This Movie Classic Is Not For the Polite or Well-Mannered
WHY YOU SHOULD CARE
As Ivana Trump says, it’s not about getting mad. It’s about getting everything.
By Lorena O'Neil
I’m just going to say it: the idea of scorned women coming together to plot the demise of their less-than-worthy significant others makes for damn good entertainment.
I mean, have you ever listened to Goodbye Earl by the Dixie Chicks? I have yet to see The Other Woman, the new movie starring Cameron Diaz, Leslie Mann and Kate Upton, but despite the negative critical reviews I’m still looking forward to watching it. But first, I need to pay tribute to one of my favorite girl power revenge movies of all time: The First Wives Club.
To watch this movie is to love it, unless you are one of those reasonable people who think we should respond to difficulties by being well-mannered.
The 1996 film stars Diane Keaton, Goldie Hawn and Bette Midler as three women whose husbands have left them for younger gals. The trio were college friends reunited after their fourth friend committed suicide (apparently in response to her hubby marrying his mistress).
In the wake of their marital strife, they form The First Wives Club to seek revenge on their husbands. Shenanigans ensue, complete with the equally comedic younger women played by Sarah Jessica Parker, Elizabeth Berkley and Marcia Gay Harden. Ultimately, the wives decide to blackmail or, um, persuade, their husbands to fund a nonprofit organization for abused women in honor of their deceased college friend.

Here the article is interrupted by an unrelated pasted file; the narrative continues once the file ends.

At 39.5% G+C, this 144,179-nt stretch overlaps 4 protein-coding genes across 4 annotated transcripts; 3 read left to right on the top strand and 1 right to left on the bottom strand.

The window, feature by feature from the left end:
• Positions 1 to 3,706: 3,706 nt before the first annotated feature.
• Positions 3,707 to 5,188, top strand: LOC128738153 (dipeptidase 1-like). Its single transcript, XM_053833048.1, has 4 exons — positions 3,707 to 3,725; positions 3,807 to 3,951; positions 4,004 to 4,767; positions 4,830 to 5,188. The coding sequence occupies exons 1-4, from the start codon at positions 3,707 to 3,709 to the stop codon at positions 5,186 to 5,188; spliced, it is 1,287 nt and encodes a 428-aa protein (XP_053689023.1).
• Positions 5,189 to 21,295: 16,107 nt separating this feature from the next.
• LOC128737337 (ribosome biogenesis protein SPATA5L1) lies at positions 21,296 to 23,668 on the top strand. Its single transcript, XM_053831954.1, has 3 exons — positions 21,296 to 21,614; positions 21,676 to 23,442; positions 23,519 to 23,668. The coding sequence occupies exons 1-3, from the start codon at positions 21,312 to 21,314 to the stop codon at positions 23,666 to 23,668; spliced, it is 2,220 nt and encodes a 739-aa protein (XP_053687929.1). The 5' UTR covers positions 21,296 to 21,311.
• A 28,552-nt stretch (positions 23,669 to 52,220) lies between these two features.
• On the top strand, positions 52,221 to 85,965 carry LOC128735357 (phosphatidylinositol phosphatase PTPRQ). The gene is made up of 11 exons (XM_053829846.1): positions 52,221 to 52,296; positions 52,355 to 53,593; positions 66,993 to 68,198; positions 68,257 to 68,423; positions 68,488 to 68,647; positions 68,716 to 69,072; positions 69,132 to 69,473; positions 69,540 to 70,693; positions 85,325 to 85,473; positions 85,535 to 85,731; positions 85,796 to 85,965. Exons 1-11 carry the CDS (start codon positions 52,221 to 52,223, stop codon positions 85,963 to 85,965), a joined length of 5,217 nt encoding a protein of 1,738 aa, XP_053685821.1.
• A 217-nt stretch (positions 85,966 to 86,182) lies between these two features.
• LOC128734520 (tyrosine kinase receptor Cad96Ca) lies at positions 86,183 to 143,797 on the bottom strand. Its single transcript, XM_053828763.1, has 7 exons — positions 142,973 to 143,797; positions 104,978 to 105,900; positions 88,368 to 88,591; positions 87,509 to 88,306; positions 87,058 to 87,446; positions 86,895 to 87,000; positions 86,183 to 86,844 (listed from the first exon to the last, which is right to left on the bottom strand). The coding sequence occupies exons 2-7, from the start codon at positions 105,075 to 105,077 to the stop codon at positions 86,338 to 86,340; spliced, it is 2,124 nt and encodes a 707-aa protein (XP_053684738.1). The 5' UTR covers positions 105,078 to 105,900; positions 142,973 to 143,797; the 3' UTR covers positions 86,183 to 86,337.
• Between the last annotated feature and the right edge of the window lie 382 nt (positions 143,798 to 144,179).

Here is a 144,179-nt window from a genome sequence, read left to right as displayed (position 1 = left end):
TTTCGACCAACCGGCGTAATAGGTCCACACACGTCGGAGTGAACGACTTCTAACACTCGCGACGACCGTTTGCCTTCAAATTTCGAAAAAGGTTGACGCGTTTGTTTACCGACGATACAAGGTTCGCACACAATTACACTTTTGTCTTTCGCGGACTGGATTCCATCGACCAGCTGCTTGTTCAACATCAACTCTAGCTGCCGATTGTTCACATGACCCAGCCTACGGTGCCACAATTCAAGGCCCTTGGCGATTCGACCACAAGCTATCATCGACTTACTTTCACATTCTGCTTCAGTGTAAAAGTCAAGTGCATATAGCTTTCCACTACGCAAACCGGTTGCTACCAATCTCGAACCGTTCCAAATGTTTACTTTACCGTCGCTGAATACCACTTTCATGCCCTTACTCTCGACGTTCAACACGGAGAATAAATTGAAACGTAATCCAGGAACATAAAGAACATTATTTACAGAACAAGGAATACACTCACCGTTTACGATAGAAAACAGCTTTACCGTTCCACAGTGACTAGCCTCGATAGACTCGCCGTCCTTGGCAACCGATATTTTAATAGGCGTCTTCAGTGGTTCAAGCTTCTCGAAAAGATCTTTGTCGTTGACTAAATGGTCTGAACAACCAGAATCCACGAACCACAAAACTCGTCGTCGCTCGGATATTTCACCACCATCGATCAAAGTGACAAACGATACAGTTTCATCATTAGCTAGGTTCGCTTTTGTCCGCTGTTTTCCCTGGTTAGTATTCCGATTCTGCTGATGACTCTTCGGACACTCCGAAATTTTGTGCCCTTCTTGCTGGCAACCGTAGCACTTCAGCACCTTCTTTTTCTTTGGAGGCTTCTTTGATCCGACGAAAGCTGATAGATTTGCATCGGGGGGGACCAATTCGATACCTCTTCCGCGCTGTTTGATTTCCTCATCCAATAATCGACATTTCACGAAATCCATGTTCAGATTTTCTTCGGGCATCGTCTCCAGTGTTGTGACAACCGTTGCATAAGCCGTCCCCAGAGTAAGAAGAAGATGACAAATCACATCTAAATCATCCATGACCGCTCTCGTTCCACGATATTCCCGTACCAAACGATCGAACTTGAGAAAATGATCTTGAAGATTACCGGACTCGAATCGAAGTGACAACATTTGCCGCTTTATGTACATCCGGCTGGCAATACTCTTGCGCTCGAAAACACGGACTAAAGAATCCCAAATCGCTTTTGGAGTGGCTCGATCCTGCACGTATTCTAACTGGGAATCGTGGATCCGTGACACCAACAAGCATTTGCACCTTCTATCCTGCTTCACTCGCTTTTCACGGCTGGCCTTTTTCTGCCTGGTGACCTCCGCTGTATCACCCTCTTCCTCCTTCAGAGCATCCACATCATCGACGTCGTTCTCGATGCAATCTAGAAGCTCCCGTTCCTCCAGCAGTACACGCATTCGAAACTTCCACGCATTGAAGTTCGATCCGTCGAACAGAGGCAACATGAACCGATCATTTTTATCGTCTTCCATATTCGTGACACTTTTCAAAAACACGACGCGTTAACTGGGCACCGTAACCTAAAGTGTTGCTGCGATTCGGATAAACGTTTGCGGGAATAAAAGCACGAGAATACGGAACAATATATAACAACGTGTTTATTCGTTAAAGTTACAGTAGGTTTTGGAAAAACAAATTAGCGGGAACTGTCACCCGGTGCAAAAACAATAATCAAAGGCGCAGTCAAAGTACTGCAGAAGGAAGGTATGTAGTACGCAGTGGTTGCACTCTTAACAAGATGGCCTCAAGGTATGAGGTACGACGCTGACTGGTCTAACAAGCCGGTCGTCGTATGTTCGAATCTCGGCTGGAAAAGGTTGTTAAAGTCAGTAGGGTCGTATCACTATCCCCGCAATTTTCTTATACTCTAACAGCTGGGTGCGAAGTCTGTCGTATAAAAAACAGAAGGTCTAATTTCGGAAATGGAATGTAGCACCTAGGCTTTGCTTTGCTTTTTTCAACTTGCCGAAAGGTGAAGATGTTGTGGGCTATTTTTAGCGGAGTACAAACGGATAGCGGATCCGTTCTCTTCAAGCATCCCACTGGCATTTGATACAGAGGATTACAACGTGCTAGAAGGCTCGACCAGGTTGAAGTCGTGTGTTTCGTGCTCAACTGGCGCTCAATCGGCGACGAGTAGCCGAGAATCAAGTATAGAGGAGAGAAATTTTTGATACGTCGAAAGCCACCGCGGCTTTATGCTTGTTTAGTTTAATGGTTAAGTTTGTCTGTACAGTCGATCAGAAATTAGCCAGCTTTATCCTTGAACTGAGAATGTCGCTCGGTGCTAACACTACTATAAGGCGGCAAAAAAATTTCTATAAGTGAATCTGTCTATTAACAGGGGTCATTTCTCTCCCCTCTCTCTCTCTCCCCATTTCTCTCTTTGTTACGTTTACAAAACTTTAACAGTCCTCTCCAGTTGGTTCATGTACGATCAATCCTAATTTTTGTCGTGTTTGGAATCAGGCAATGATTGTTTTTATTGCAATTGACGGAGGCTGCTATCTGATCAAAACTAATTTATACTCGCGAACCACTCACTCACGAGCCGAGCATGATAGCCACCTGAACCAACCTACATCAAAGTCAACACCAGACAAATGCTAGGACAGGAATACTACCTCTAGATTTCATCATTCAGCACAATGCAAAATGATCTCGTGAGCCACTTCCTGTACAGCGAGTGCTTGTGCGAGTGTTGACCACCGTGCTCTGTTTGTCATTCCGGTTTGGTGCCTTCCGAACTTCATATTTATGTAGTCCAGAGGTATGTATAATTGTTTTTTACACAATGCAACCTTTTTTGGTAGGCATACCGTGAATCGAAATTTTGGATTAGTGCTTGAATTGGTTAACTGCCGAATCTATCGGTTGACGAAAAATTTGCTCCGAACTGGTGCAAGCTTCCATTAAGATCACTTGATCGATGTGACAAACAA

The movie, based on a book of the same name, is hilarious and was a hit at the box office, grossing $181 million worldwide. According to Time, it was a favorite among middle-aged women. (I was in seventh grade when it came out so apparently I got an early start at being a vengeful middle-aged woman.)
One of the best scenes from the film is the iconic ending where Keaton, Hawn and Midler don all-white outfits and dance and sing to You Don’t Own Me, triumphantly spilling out of their new crisis center into the streets of Manhattan. To watch this movie is to love it, unless you are one of those reasonable, logical people who think we should respond to difficulties by being polite and well-mannered. If so, have fun with that.